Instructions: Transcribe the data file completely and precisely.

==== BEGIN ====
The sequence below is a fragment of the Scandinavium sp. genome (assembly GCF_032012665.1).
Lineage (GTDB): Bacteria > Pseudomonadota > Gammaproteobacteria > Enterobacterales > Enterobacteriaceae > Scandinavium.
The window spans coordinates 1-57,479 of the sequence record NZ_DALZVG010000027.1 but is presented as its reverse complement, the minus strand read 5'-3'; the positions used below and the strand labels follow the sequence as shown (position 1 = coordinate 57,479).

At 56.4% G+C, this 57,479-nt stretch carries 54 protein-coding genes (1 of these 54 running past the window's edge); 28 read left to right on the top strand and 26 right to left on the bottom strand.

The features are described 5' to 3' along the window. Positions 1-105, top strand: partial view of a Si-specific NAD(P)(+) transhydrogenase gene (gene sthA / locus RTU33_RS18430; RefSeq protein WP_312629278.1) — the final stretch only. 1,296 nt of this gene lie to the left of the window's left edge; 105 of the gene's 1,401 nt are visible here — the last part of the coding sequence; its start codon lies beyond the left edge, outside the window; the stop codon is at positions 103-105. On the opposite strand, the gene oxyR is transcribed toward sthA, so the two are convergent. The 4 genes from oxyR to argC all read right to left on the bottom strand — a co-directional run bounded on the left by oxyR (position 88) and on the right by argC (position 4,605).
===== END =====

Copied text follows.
The sequence below is a fragment of the Scandinavium sp. genome (assembly GCF_032012665.1).
Lineage (GTDB): Bacteria > Pseudomonadota > Gammaproteobacteria > Enterobacterales > Enterobacteriaceae > Scandinavium.
The window spans coordinates 1-57,479 of the sequence record NZ_DALZVG010000027.1 but is presented as its reverse complement, the minus strand read 5'-3'; the positions used below and the strand labels follow the sequence as shown (position 1 = coordinate 57,479).

At 56.4% G+C, this 57,479-nt stretch carries 54 protein-coding genes (1 of these 54 running past the window's edge); 28 read left to right on the top strand and 26 right to left on the bottom strand.

The features are described 5' to 3' along the window. Positions 1-105, top strand: partial view of a Si-specific NAD(P)(+) transhydrogenase gene (gene sthA / locus RTU33_RS18430; RefSeq protein WP_312629278.1) — the final stretch only. 1,296 nt of this gene lie to the left of the window's left edge; 105 of the gene's 1,401 nt are visible here — the last part of the coding sequence; its start codon lies beyond the left edge, outside the window; the stop codon is at positions 103-105. On the opposite strand, the gene oxyR is transcribed toward sthA, so the two are convergent. The 4 genes from oxyR to argC all read right to left on the bottom strand — a co-directional run bounded on the left by oxyR (position 88) and on the right by argC (position 4,605).